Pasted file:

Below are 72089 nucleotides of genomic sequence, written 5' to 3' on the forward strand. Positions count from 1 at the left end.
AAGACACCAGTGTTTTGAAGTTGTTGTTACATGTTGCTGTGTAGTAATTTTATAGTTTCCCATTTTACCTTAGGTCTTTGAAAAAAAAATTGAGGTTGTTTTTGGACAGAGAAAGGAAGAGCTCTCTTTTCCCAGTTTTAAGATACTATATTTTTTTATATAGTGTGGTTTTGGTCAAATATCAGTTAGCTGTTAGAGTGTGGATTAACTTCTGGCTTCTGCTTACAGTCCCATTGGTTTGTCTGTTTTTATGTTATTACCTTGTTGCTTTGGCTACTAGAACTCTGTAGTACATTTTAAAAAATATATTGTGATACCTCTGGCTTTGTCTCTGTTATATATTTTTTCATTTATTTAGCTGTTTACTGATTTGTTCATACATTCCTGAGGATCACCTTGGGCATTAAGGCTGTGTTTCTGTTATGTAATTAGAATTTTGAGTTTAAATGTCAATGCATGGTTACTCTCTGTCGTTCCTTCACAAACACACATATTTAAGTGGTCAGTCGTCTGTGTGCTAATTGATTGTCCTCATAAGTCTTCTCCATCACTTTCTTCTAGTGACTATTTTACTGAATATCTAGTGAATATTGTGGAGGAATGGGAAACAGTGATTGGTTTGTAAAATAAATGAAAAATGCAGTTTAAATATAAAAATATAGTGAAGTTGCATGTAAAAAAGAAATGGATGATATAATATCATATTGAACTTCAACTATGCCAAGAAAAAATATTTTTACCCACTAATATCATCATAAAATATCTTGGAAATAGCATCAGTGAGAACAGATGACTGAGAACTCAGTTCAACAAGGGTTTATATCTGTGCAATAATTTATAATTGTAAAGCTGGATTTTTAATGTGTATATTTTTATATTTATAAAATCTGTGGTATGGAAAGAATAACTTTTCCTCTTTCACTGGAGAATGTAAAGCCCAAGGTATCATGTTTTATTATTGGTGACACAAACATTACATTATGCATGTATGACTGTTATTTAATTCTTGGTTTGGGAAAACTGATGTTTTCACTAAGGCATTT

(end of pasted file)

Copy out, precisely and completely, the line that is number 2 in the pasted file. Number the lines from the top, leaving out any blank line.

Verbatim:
AAGACACCAGTGTTTTGAAGTTGTTGTTACATGTTGCTGTGTAGTAATTTTATAGTTTCCCATTTTACCTTAGGTCTTTGAAAAAAAAATTGAGGTTGTTTTTGGACAGAGAAAGGAAGAGCTCTCTTTTCCCAGTTTTAAGATACTATATTTTTTTATATAGTGTGGTTTTGGTCAAATATCAGTTAGCTGTTAGAGTGTGGATTAACTTCTGGCTTCTGCTTACAGTCCCATTGGTTTGTCTGTTTTTATGTTATTACCTTGTTGCTTTGGCTACTAGAACTCTGTAGTACATTTTAAAAAATATATTGTGATACCTCTGGCTTTGTCTCTGTTATATATTTTTTCATTTATTTAGCTGTTTACTGATTTGTTCATACATTCCTGAGGATCACCTTGGGCATTAAGGCTGTGTTTCTGTTATGTAATTAGAATTTTGAGTTTAAATGTCAATGCATGGTTACTCTCTGTCGTTCCTTCACAAACACACATATTTAAGTGGTCAGTCGTCTGTGTGCTAATTGATTGTCCTCATAAGTCTTCTCCATCACTTTCTTCTAGTGACTATTTTACTGAATATCTAGTGAATATTGTGGAGGAATGGGAAACAGTGATTGGTTTGTAAAATAAATGAAAAATGCAGTTTAAATATAAAAATATAGTGAAGTTGCATGTAAAAAAGAAATGGATGATATAATATCATATTGAACTTCAACTATGCCAAGAAAAAATATTTTTACCCACTAATATCATCATAAAATATCTTGGAAATAGCATCAGTGAGAACAGATGACTGAGAACTCAGTTCAACAAGGGTTTATATCTGTGCAATAATTTATAATTGTAAAGCTGGATTTTTAATGTGTATATTTTTATATTTATAAAATCTGTGGTATGGAAAGAATAACTTTTCCTCTTTCACTGGAGAATGTAAAGCCCAAGGTATCATGTTTTATTATTGGTGACACAAACATTACATTATGCATGTATGACTGTTATTTAATTCTTGGTTTGGGAAAACTGATGTTTTCACTAAGGCATTT